NCI

The collapse of part or the entire lung due to airway obstruction, infection, tumor, or general anesthesia.
NCI

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atenolol

A cardioselective beta-1 adrenergic blocker possessing properties and potency similar to PROPRANOLOL, but without a negative inotropic effect.
MSH

l-p-carbamoylmethylphenoxy-3-isopropylamino -2-propanol, is a peripheral beta blocker used as an antihypertensive; propranolol, by contrast, also has CNS effects.
CSP

a drug that treats rapid heart rate and high blood pressure
CHV

A synthetic isopropylamino-propanol derivative used as an antihypertensive, hypotensive and antiarrhythmic Atenolol acts as a peripheral, cardioselective beta blocker specific for beta-1 adrenergic receptors, without intrinsic sympathomimetic effects. It reduces exercise heart rates and delays atrioventricular conduction, with overall oxygen requirements decreasing. (NCI04)
NCI

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ateroskleróza

age, lifestyle, diet, and gene related degeneration of arteries due to deposition of lipoid plaques (atheromas) on inner arterial walls; main cause of coronary artery disease, a leading cause of death.
CSP

deposition of cholesterol and lipid in the inner layer of the blood vessel
CHV

Atherosclerosis is a disease in which plaque builds up inside your arteries. Plaque is a sticky substance made up of fat, cholesterol, calcium, and other substances found in the blood. Over time, plaque hardens and narrows your arteries. That limits the flow of oxygen-rich blood to your body and can lead to serious problems, including

  • Coronary artery disease. These arteries supply blood to your heart. When they are blocked, you can suffer angina or a heart attack.
  • Carotid artery disease. These arteries supply blood to your brain. When they are blocked you can suffer a stroke.
  • Peripheral arterial disease. These arteries are in your arms, legs and pelvis. When they are blocked, you can suffer from numbness, pain and sometimes infections.

Atherosclerosis usually doesn`t cause symptoms until it severely narrows or totally blocks an artery. Many people don`t know they have the disease until they have a medical emergency.

A physical examination, imaging and other diagnostic tests can tell if you have it. Treatments include medicines, and medical procedures or surgery. Lifestyle changes can also help. These include following a healthy diet, getting regular exercise, maintaining a healthy weight, quitting smoking, and managing stress.

NIH: National Heart, Lung, and Blood Institute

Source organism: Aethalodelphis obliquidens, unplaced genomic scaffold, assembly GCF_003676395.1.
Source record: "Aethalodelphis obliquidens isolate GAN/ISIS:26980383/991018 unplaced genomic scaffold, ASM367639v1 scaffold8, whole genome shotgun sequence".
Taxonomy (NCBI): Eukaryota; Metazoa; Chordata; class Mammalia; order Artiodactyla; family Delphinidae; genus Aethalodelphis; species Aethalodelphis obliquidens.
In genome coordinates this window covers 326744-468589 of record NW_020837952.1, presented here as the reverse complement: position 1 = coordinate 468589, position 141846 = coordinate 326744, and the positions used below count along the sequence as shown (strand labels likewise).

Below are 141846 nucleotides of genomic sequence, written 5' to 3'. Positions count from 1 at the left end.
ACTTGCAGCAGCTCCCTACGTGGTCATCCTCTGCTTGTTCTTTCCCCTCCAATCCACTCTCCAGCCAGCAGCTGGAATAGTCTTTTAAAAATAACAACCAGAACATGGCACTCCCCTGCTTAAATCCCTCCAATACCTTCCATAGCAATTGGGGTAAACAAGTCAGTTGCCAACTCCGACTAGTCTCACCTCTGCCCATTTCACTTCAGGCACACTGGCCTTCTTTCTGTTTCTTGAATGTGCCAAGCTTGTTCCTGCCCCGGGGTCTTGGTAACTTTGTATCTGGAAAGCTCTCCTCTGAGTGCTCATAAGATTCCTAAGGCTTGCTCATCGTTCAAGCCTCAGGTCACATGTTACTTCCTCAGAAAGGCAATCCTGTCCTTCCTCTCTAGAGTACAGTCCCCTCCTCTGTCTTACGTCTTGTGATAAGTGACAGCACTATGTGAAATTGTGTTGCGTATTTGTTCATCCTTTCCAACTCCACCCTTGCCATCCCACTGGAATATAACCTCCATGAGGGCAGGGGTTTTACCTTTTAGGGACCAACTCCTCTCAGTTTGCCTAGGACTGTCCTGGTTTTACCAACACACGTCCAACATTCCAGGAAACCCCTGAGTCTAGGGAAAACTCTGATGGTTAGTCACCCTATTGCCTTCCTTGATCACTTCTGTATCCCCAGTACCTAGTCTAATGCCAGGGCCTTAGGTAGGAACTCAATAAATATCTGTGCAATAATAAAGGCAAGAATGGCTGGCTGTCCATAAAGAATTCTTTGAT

MEDLINEPLUS

Build-up of fatty material and calcium deposition in the arterial wall resulting in partial or complete occlusion of the arterial lumen.
NCI

A thickening and loss of elasticity of the walls of ARTERIES that occurs with formation of ATHEROSCLEROTIC PLAQUES within the ARTERIAL INTIMA.
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atetóza

A dyskinesia characterized by an inability to maintain the fingers, toes, tongue, or other body parts in a stable position, resulting in continuous slow, sinusoidal, and flowing involuntary movements. This condition is frequently accompanied by CHOREA, where it is referred to as choreoathetosis. Athetosis may occur as a manifestation of BASAL GANGLIA DISEASES or DRUG TOXICITY. (From Adams et al., Principles of Neurology, 6th ed, p76)
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úrazy sportovní

Injuries incurred during participation in competitive or non-competitive sports.
MSH

any injury that arises during participation in sports; most are not actually specific to sports.
CSP

Exercising is good for you, but sometimes you can injure yourself when you play sports or exercise. Accidents, poor training practices or improper gear can cause them. Some people get hurt because they are not in shape. Not warming up or stretching enough can also lead to injuries.

The most common sports injuries are

If you get hurt, stop playing. Continuing to play or exercise can cause more harm. Treatment often begins with the RICE (Rest, Ice, Compression and Elevation) method to relieve pain, reduce swelling and speed healing. Other possible treatments include pain relievers, keeping the injured area from moving, rehabilitation and sometimes surgery.

NIH: National Institute of Arthritis and Musculoskeletal and Skin Diseases


MEDLINEPLUS

Injuries incurred during participation in competitive or non-competitive sports.
NCI

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ostrovy Atlantského oceánu

Widely scattered islands in the Atlantic Ocean as far north as the AZORES and as far south as the South Sandwich Islands, with the greatest concentration found in the CARIBBEAN REGION. They include Annobon Island, Ascension, Canary Islands, Falkland Islands, Fernando Po (also called Isla de Bioko and Bioko), Gough Island, Madeira, Sao Tome and Principe, Saint Helena, and Tristan da Cunha.
MSH

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atlantoaxiální kloub